How to create irresistible special offers – Part 3

Nov 15, 2011 No Comments by

Over the last two weeks we looked at some of the BIGGEST MISTAKES Salon Owners make when they create special offers in their ads, brochures and even on their websites. I gave you real life examples of bad advertising and I even explained why these ads didn’t work. If you missed these two posts click here for part 1 and here for part 2. Make sure you don’t make the same mistakes because it will cost you money!

As Salon Owners you have to understand that most consumers don’t really shop on price, but on the value and service that we give them when they walk into our business. Your customers do not lie in bed at night thinking to themselves, “I can’t wait until my Beauty Therapist sends me a discount.” Consumers have always wanted more than they say they want. They want value, they want extras, they want what Seth Godin calls the free prize inside. In this post I am going to show you how to give your customers added value.

Sure, some people do shop on price alone but you don’t want customers like that. If you own your own business, you are in control of your marketing message and you can even decide what kind of customer you want to attract. Most Spa and Salon Owners don’t understand this and that’s why we see so many Salons discounting. Discounting keeps your customer focused on price alone and if you keep your customers focused on price then they are going to shop on price.  That is one of the reasons why we teach you to never discount down, rather bonus up and add value. Let me explain how you do this…

Never discount down – always bonus up

In this example let’s say that your Salon sells a Facial for R400. Your competitor down the road sells a similar Facial at a similar price, except this week, to try and attract customers they’ve discounted it down to R320. This means that their discounting actually cost them R80 in lost revenue. (Remember that a 20% discount does not equal a 20% increase in volume!)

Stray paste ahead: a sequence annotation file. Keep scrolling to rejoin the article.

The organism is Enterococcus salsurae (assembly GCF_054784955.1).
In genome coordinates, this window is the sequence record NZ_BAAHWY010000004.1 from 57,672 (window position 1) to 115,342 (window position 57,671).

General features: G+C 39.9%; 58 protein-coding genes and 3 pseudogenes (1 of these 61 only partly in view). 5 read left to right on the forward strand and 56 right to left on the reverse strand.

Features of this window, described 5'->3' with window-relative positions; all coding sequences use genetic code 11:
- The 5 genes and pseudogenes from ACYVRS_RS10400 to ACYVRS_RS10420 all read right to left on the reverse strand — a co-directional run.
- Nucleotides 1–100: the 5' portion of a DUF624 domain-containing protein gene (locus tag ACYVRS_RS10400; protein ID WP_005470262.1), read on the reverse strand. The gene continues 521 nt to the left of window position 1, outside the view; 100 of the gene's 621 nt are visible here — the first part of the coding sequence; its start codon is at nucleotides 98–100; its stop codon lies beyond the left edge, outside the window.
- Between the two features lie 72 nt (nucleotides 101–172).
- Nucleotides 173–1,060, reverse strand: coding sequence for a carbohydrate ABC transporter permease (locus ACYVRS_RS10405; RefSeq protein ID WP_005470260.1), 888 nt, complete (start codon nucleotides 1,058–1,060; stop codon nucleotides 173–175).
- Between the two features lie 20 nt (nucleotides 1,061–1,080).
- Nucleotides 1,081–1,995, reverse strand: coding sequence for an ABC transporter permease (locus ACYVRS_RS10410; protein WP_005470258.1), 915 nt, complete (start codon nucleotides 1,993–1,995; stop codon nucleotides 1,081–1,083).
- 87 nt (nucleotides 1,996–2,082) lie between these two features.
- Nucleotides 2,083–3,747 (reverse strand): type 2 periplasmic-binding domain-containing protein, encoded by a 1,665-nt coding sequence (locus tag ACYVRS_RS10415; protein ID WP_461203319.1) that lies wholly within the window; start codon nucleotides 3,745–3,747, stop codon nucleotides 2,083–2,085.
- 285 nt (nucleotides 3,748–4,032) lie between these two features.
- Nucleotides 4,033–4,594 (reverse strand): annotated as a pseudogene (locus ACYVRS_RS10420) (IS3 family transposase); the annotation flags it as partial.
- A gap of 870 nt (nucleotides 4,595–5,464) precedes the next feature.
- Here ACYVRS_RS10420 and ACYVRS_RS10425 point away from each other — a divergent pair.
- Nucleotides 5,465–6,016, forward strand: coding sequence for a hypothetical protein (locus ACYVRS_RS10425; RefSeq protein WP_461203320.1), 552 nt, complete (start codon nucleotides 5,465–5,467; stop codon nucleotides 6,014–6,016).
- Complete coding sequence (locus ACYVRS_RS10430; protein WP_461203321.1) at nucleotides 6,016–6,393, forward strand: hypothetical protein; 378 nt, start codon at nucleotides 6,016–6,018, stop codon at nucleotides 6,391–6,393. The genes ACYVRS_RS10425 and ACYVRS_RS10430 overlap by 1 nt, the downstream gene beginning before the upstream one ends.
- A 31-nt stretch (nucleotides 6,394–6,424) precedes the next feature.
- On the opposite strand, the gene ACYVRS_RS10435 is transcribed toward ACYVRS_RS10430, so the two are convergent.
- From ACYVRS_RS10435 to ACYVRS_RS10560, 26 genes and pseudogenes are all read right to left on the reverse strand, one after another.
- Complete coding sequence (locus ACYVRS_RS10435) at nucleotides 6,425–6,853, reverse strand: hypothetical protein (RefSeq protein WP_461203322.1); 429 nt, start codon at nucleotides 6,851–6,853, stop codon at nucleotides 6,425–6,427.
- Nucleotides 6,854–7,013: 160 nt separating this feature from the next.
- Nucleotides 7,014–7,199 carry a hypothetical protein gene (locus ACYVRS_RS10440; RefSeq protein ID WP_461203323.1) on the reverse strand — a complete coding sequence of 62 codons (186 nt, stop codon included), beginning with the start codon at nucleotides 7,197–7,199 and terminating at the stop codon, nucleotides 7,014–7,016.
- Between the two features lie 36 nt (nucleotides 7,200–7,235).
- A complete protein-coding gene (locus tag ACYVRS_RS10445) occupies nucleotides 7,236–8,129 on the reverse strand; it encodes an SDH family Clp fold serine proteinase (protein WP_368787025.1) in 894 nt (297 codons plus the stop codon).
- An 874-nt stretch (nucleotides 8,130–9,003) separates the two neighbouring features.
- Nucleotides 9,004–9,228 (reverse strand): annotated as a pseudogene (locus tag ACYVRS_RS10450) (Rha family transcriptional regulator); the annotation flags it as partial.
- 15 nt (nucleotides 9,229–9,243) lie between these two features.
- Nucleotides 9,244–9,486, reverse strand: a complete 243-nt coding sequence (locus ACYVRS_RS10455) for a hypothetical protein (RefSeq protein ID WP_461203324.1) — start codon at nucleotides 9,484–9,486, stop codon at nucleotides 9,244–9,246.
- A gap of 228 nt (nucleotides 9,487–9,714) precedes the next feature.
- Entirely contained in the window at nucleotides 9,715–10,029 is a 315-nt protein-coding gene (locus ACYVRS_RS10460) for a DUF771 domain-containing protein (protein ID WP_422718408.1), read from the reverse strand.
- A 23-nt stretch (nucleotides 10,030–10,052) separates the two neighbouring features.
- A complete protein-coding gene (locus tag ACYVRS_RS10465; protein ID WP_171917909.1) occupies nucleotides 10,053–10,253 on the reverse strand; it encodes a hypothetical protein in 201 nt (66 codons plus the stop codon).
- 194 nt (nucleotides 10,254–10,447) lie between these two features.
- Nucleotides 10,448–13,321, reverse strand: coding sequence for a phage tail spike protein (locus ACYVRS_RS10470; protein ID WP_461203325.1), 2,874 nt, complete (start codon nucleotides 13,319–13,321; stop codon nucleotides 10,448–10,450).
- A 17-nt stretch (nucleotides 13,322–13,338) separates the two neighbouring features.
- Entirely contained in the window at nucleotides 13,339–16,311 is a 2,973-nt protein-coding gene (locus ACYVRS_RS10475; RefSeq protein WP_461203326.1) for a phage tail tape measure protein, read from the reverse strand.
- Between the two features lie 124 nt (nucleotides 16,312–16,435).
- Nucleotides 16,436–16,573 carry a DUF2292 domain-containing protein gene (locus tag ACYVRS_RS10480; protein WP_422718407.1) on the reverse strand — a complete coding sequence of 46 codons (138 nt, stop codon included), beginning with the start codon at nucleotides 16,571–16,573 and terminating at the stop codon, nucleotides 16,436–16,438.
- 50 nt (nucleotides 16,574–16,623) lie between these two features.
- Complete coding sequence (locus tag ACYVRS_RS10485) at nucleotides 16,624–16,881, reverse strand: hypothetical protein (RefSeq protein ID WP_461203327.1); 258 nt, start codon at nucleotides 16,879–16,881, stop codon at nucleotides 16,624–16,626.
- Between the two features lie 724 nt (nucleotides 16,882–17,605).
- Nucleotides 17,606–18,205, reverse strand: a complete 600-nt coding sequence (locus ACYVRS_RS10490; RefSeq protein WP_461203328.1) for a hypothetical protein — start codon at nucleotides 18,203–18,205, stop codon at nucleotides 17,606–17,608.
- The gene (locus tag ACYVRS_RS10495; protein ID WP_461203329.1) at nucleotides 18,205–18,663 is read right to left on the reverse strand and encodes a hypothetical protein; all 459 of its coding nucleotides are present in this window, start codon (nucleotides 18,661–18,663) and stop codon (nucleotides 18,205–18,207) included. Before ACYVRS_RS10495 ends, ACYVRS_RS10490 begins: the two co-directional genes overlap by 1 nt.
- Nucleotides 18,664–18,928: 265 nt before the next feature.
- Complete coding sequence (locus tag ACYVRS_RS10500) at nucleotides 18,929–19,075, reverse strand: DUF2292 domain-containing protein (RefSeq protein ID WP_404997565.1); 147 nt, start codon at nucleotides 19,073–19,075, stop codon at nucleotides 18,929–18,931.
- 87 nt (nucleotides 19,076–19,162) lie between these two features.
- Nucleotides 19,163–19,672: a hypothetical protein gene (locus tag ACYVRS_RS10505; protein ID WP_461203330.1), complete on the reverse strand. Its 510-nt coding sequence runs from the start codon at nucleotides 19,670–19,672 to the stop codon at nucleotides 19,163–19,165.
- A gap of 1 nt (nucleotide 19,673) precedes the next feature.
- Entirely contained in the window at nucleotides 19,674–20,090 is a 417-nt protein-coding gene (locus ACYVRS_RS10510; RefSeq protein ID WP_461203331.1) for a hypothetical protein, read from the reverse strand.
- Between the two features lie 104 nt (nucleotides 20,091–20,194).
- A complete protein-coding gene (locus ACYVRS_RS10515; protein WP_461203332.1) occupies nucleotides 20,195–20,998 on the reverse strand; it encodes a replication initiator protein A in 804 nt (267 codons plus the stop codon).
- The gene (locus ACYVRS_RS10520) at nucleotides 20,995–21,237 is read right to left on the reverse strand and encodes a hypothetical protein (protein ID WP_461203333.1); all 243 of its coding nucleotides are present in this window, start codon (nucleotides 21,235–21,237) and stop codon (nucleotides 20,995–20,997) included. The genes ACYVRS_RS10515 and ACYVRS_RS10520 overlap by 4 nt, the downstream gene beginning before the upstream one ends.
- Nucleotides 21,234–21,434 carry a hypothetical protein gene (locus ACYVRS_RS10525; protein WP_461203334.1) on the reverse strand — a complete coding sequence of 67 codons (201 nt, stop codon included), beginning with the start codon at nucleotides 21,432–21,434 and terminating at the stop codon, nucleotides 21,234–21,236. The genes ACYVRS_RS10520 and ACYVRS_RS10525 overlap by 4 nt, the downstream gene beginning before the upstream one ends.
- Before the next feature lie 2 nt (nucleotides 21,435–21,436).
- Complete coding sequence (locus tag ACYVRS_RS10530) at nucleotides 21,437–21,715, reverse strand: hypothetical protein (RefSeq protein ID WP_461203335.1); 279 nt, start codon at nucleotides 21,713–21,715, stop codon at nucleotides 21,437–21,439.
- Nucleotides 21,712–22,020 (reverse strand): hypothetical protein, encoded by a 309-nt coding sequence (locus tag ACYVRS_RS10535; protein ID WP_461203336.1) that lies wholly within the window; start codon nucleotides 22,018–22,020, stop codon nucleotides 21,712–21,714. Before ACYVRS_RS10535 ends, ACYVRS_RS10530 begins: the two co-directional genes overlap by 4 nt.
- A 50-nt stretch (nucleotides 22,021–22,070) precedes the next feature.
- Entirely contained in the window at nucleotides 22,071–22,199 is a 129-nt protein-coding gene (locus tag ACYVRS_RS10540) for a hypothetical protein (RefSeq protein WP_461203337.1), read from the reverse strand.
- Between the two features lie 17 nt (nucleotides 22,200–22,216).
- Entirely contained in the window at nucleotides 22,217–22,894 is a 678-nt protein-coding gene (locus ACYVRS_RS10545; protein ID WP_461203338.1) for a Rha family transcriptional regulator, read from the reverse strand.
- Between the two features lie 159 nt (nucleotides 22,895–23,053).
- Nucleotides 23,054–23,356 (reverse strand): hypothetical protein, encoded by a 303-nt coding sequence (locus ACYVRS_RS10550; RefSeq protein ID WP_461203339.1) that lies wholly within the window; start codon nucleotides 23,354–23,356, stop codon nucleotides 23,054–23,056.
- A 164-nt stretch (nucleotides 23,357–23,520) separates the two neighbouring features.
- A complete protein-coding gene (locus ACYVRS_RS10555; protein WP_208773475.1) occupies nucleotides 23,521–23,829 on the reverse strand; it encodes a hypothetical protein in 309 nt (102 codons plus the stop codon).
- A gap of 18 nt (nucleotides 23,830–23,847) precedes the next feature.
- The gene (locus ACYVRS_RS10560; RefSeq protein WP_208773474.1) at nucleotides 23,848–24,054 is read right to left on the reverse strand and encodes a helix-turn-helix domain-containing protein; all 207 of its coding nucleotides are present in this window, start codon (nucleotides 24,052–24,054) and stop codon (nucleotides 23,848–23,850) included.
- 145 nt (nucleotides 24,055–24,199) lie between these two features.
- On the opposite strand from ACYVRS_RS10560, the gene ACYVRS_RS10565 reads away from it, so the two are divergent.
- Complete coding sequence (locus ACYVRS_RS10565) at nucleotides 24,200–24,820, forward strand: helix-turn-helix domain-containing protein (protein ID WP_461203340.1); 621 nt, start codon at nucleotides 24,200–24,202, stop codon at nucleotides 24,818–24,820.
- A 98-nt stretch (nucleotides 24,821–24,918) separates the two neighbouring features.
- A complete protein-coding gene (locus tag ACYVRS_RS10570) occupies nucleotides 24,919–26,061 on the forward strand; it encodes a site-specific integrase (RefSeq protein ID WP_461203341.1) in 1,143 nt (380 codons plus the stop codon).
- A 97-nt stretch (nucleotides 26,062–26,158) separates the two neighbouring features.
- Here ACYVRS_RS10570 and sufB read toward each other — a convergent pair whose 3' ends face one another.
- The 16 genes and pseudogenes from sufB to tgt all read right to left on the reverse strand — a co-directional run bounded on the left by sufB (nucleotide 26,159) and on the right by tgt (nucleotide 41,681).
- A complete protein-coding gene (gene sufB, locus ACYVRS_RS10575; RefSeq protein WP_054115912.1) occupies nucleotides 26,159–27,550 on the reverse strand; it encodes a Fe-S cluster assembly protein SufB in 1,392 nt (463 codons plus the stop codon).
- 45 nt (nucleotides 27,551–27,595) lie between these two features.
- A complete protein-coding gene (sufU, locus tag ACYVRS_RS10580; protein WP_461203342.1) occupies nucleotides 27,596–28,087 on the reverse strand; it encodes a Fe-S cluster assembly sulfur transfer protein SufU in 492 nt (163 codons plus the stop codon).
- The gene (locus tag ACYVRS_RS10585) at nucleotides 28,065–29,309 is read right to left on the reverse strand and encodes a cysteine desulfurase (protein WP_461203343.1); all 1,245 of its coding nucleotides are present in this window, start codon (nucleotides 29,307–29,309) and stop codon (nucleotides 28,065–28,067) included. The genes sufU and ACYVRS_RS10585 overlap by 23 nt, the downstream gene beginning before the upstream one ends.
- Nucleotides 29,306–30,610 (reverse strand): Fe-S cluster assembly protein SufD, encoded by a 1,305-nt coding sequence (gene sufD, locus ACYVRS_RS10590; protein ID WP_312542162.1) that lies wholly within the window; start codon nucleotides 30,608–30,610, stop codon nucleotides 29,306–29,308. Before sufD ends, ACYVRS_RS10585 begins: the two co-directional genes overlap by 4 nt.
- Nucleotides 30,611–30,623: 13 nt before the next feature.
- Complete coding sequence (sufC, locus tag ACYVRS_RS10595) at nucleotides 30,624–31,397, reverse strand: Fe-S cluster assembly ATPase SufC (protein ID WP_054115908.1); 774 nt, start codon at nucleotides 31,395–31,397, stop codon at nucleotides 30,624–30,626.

Instead of matching your competitor’s discount, you choose instead to bonus up and add value. To do this you add services that;

1. Do not take very long to deliver

2. Do not cost the salon very much but have high perceived value from the customer’s point of view.

Take a look at the table below for an example.

These ‘value adds’ are things that you do in your Salon anyway. You usually do them for free or for very little cost, but now you are going to attach a value to them. For the sake of the exercise, these extras actually cost you R35 but have a ‘perceived value’ of R245.  Here’s the good news, with all your ‘perceived extra value’ you can recoup your loss of R35 by selling your value added offer for R435. However your competitor looses a very real R80 for every treatment sold. But, you have also introduced your customer to additional services, differentiated yourself from the competition and you have attracted a customer who buys on value not on price.

Lastly, which of these two offers, an R80 discount versus an ‘added perceived value’ of R210 worth of bonuses, would be more attractive and compelling to a prospective customer? The answer is obvious. However, if your client wants the R80 discount then you need to ask yourself the question, “is this the type of customer I want anyway?” The answer is NO!!

Let us know what you think of this post. We would love to hear from you so please share your thoughts, ideas and comments in the box below

Salon Marketing

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